Eastvale City Council Recap

By Emily Aguilar

Eastvale – While the rest of the world celebrated the arrival of 2016, Eastvale city council members welcomed the new year by addressing exciting legal matters; such as the city amendment regarding marijuana dispensaries, and the selection of the PFM Asset Management LLC as the city’s investment advisor.

The January 13th meeting began with a closed session where the council members dealt with an existing proceeding entitled City of Eastvale v. County of Riverside. After discussing behind closed doors, the council announced that they would not take action on the unnamed case.

The first announcement of the evening was the introduction of the city’s New Fire Paramedic Squad Truck. Justin Schneider, who spoke on behalf of his squad, accompanied the council outside to show them the truck that was purchased. The truck comes with features including open space for the firemen to change into their attire and tools such as the Jaws of Life.

Also introduced this evening were the new Code Enforcement Officer, Avis Hatcher, and Senior Management Analyst, Tamara Irwin. Both women were selected because of their impressive employment history, education, and willingness to work with the city; they are expected to begin work soon.

All items on the consent calendar were motioned. The first request regarding business items for the council was to approve the selection of PFM Assessment LLC Management as the city’s investment advisor. At the moment, Eastvale currently invests funds with the State of California Local Agency Investment Fund (LAIF) and in Certificates of Deposits (CD’s). However, the city is seeking to improve the annual rate of return fees; thus, the city’s Finance Committee has sought business with PFM Assessment. The fiscal impact of the decision would include 10 basis points for the initial $25 million in assets managed, as well as 8 basis points for the next $25 million. Under this investment advisor, the city is expected to earn 1.12% yearly return fees. The city motioned the approval of this recommendation. Moving on from this item, the council then listened to an update status on the Flood Control Project. During a rainstorm in early January, the Public Works Staff noticed that the intersection between Citrus and Country Fair Drive, and the northeast corner of Hamner Avenue and Limonite Avenue both amassed heavy flooding. Due to the lack of drainage on these streets, the flooding was high enough to spill to other streets and reach over the sidewalks. The city is looking to install water drainages to not only get rid of the excess water, but to conserve it for later use as well. The city hopes to talk to JCSD and develop the water conservation plan soon.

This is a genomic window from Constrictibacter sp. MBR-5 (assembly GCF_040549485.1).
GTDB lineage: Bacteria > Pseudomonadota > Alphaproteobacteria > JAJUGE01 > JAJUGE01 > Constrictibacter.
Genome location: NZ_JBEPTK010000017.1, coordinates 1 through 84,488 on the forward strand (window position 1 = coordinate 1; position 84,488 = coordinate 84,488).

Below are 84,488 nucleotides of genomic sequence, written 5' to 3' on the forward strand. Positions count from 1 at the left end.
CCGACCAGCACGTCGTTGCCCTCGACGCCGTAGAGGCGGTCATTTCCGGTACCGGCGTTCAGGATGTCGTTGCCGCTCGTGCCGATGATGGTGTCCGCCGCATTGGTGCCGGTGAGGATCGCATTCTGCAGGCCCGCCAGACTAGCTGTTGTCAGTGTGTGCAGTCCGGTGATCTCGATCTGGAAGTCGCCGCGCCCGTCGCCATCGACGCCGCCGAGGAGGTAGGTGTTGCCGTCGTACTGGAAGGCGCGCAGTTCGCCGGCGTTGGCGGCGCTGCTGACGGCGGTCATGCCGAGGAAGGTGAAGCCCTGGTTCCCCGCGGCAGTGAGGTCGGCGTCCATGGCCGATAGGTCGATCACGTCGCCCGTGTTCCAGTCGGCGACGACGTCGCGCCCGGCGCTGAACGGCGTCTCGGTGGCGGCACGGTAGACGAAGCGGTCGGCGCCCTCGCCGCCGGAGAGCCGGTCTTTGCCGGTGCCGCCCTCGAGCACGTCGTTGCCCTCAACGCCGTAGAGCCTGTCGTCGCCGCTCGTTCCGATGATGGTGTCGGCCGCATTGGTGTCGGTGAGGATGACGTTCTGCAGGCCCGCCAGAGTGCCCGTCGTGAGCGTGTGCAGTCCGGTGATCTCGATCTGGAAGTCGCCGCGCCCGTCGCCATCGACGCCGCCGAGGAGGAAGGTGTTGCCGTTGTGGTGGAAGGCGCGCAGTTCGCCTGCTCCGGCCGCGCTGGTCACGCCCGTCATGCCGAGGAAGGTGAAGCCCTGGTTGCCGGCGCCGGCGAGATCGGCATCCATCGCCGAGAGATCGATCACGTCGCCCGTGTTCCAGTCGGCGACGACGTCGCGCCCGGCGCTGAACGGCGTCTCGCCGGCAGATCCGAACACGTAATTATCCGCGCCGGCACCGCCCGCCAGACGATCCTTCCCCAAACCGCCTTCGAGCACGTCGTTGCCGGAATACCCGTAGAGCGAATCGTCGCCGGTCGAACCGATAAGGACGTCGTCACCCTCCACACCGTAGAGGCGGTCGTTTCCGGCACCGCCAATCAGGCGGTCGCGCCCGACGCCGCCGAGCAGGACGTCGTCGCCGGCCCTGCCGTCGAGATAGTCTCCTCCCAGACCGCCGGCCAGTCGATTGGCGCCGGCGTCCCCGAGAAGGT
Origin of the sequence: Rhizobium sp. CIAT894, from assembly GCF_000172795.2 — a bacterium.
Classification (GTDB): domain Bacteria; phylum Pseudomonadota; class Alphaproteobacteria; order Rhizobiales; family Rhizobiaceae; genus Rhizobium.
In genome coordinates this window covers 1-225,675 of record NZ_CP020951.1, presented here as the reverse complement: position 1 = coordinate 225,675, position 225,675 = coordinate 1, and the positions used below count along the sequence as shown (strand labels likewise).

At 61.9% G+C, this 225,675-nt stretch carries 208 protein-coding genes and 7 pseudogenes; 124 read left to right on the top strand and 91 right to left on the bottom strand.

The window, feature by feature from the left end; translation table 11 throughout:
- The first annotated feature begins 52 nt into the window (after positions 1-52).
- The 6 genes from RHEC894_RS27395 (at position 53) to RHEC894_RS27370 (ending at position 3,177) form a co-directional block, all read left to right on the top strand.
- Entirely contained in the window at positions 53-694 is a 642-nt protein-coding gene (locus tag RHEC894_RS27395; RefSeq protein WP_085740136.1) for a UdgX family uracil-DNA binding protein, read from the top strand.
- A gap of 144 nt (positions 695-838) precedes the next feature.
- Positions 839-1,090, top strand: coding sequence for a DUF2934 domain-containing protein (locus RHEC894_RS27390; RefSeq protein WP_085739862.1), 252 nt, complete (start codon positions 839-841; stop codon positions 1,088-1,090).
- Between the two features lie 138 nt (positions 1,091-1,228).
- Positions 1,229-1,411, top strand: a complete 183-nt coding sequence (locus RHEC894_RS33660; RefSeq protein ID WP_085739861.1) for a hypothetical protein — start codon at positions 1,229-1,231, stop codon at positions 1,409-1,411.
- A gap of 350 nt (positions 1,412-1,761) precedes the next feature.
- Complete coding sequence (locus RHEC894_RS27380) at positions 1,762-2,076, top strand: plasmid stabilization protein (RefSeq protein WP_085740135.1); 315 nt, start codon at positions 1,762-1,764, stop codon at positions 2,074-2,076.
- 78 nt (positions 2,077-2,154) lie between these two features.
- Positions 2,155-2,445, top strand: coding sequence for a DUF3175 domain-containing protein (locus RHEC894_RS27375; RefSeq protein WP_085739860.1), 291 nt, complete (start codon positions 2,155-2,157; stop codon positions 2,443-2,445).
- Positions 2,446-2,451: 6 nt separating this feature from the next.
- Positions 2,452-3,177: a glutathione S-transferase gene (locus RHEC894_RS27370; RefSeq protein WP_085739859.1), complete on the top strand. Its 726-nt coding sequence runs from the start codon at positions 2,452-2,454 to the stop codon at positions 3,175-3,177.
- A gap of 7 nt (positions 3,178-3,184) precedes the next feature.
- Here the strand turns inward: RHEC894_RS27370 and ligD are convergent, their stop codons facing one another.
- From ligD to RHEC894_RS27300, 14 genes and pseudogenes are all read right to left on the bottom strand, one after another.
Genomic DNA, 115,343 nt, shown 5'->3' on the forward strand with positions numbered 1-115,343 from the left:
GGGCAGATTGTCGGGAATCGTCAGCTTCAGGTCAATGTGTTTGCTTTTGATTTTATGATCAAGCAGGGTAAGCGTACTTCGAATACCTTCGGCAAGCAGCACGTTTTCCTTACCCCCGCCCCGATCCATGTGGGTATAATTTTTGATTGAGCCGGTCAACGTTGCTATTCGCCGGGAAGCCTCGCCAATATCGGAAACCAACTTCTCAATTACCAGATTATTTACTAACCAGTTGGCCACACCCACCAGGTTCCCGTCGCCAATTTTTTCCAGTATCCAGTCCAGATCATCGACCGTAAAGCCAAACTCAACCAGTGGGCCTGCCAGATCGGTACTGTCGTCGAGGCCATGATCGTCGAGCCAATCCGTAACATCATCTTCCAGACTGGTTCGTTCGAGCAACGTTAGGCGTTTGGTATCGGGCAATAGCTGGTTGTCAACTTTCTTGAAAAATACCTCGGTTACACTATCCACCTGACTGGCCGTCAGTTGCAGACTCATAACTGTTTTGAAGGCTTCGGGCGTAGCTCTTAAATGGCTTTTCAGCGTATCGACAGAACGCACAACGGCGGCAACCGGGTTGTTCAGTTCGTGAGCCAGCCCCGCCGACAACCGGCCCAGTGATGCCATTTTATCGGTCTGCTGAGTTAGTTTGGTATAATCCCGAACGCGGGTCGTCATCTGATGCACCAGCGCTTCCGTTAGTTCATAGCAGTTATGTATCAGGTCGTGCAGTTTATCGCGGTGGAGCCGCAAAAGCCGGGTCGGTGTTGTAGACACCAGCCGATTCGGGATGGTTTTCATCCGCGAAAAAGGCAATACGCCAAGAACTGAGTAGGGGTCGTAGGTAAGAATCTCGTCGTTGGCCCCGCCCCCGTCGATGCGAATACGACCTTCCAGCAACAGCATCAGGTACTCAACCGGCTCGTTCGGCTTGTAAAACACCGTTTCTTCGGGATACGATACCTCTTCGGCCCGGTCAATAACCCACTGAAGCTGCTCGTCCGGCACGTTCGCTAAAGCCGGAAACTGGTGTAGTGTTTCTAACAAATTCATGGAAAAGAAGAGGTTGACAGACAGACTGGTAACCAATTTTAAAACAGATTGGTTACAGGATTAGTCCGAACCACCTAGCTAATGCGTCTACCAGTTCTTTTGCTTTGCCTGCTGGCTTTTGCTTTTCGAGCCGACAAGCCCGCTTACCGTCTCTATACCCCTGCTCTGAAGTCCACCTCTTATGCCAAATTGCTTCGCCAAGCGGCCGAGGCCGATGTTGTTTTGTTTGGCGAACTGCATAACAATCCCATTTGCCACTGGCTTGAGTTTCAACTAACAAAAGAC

Before concluding the first meeting, the council took a moment to share their committee reports. Council Member Adam Rush reflected on his trip to Washington, where he discussed the construction project on the 15 Freeway. There was also a Southern California Association of Governments meeting held on January 7th, where attendees discussed the possible growth of job employment in local counties. Mayor Ike Bootsma discussed the Fallen Soldiers event he attended, where in which the city council members were complimented for their contribution to respecting the legacy of the soldiers lost in the line of duty.

Two weeks later, on January 27, the second council meeting for January began with Sharon Link’s Community Foundation Update. Link first addressed the issue regarding damaged banners; a failure that is attributed to the company the Foundation hired to handle the banners. While the Foundation is hopeful that the replacement banners will arrive soon, they are also seeking to work with a different company. On a lighter note, the Sponsor Campaign is set to begin soon, a celebration for which fliers will soon be handed out. Also, Link overviewed some events for the upcoming year, including the State of the City event on April 5th.

Following the Community Foundation Update, the council took the opportunity to award Richelle Barrios, Alexia Hernandez, and Yvette Hernandez for volunteering their time to the Spark of Love Toy Drive.